Here's What YouTube Is Doing To Stop Its Child Exploitation Problem


YouTube is adding more human moderators and increasing its machine learning in an attempt to curb its child exploitation problem, the company’s CEO, Susan Wojcicki, said in a blog post on Monday evening.

The company plans to increase its content moderation workforce to more than 10,000 employees in 2018 in order to serve screen videos and train the platform’s machine learning algorithms to spot and remove problematic children’s content. Sources familiar with YouTube’s workforce numbers say this represents a 25% increase from where the company is nowadays.

In the final two weeks, YouTube has removed hundreds of thousands of videos featuring children in disturbing and possibly exploitative situations, including being duct-taped to walls, mock-abducted, and even forced into washing machines. The company said it will employ the same approach it used this summer as it worked to eradicate violent extremist content from the platform.

Though it’s unclear whether machine learning can adequately catch and limit disturbing children’s content — much of which is creepy in ways that may be difficult for a moderation algorithm to discern — Wojcicki touted the company’s machine learning capabilities, when paired with human moderators, in its fight against violent extremism.

According to YouTube, it used machine learning to remove more than 150,000 videos for violent extremism since June; such an effort “would own taken 180,000 people working 40 hours a week,” according to the company. The company also claimed its algorithms were getting increasingly better at identifying violent extremism — in October the company said that 83% of its videos removed for extremist content were originally flagged by machine learning; just one month later, it says that number is now 98%.

Wojcicki, on behalf of YouTube, also pledged to find a “current approach to advertising on YouTube” for both advertisers and content creators. In the final two weeks, YouTube said it has removed ads from nearly 2 million videos and more than 50,000 channels “masquerading as family-friendly content.” The crackdown has approach after many media reports that revealed that many of the videos — often with millions of views — ran with pre-roll advertisements for major brands, a few of which own suspended advertising commerce, trade with the platform in November.

Though Wojcicki offered no concrete plans for advertising going forward, she said that the company would be “carefully considering which channels and videos are eligible for advertising.” The blog post also said the company would “apply stricter criteria, conduct more manual curation, while also significantly ramping up our team of ad reviewers.”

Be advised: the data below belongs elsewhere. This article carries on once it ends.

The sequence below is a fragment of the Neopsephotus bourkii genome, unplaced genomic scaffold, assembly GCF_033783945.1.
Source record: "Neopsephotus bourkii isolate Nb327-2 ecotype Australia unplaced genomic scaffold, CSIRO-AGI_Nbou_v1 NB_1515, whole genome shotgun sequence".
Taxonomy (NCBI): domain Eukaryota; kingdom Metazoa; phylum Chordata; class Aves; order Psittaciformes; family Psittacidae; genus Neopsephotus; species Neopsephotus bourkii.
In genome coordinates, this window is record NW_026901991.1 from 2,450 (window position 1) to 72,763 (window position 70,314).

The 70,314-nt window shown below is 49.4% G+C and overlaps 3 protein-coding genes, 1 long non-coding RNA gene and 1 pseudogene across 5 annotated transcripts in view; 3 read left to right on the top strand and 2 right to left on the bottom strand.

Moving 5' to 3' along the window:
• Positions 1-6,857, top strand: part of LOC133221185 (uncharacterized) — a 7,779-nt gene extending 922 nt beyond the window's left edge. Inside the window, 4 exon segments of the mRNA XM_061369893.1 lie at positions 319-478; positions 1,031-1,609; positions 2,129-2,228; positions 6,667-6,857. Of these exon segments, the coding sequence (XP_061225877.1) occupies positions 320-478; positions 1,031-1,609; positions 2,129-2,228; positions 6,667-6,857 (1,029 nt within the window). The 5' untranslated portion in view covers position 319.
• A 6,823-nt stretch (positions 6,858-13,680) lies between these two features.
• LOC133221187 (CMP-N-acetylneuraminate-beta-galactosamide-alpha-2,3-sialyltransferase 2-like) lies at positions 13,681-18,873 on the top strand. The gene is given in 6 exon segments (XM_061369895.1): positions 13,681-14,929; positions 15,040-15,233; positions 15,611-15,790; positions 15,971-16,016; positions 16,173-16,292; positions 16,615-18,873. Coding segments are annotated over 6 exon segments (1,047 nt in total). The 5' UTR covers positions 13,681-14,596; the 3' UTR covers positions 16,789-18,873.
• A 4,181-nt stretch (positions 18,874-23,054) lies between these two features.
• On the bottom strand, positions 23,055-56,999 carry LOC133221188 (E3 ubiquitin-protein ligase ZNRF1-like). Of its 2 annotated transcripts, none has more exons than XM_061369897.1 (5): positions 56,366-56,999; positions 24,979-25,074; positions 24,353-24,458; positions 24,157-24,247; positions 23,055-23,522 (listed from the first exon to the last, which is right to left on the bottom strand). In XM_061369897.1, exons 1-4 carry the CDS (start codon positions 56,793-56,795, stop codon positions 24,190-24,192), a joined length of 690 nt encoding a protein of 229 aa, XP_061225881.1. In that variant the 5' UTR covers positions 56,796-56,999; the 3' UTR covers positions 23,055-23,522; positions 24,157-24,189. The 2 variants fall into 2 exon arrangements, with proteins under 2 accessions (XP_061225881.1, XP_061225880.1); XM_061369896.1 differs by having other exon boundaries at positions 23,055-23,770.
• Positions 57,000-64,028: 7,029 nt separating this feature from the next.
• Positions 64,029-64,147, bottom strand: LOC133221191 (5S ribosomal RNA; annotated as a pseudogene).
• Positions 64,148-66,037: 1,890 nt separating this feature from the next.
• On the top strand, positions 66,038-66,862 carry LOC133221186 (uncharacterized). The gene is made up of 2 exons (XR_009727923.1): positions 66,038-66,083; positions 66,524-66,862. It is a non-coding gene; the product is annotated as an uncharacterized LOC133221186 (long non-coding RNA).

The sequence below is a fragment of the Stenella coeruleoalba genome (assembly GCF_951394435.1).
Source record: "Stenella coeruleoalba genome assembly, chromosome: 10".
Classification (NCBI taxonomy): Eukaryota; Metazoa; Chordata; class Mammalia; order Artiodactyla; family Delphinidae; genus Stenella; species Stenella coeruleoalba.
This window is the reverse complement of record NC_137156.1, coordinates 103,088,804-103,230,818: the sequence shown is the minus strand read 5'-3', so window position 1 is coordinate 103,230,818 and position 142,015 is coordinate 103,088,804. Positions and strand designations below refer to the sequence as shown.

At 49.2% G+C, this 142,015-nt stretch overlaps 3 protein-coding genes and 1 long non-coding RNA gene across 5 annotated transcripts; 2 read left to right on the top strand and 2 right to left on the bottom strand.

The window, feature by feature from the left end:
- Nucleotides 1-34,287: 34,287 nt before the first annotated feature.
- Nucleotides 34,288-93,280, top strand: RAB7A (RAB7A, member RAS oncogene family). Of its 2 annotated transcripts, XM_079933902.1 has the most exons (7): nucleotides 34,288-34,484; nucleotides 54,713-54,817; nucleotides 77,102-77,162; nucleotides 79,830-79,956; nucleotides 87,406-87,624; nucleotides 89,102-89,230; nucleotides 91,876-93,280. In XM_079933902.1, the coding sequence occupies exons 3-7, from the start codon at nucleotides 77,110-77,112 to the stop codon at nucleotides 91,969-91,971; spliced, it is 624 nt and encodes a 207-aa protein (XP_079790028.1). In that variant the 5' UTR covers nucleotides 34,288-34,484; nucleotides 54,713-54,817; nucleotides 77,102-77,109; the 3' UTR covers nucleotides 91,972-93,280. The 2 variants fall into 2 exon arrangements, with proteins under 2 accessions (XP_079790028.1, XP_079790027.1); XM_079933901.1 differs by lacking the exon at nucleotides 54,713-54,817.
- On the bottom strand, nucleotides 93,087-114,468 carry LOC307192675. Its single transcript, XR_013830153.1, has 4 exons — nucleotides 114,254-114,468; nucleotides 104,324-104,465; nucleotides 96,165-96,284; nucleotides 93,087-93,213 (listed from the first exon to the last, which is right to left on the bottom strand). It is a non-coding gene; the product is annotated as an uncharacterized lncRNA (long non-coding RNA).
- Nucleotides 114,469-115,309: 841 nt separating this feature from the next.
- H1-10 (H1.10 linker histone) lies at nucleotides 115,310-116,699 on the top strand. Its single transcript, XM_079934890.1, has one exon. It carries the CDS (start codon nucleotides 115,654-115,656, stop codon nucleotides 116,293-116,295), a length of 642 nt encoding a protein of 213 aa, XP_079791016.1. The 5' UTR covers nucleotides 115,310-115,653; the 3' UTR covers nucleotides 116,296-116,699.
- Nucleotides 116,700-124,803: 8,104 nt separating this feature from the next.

It’s unclear when the advertising changes will scuttle into effect. For now, controversial videos still appear to be running alongside advertisements. In a review of videos masquerading as family friendly content, BuzzFeed News found advertisements running on a number of accepted “flu shot” videos, a genre that typically features infants and young children screaming and crying.

On Monday afternoon, two flu shot videos on a family account called “Shot Of The Yeagers” were found running advertisements for Lyft, Adidas — which had previously told the Times of London it had suspended advertising on the platform — Phillips, Pfizer, and others. When BuzzFeed News contacted Adidas and Lyft approximately their ads running near the videos, both companies said they would witness into the matter.

“A Lyft ad should not own been served on this video,” a Lyft spokesperson told BuzzFeed News. “We own worked with platforms to create safeguards to prevent our ads from appearing on such content. We are working with YouTube to determine what happened in this case.”

Adidas offered BuzzFeed News a statement dated from November 23 and added, “we recognize that this situation is clearly unacceptable and own taken instant action, working closely with Google on everything essential steps to avoid any reoccurrences of this situation.” Less than one hour after their initial response, the flu shot videos appeared to be deleted off YouTube entirely.

Charlie Warzel is a senior writer for BuzzFeed News and is based in current York. Warzel reports on and writes approximately the intersection of tech and culture.

Contact Charlie Warzel at charlie.warzel@buzzfeed.com.

Remy Smidt is a reporter with BuzzFeed News and is based in current York.

Contact Remy Smidt at remy.smidt@buzzfeed.com.

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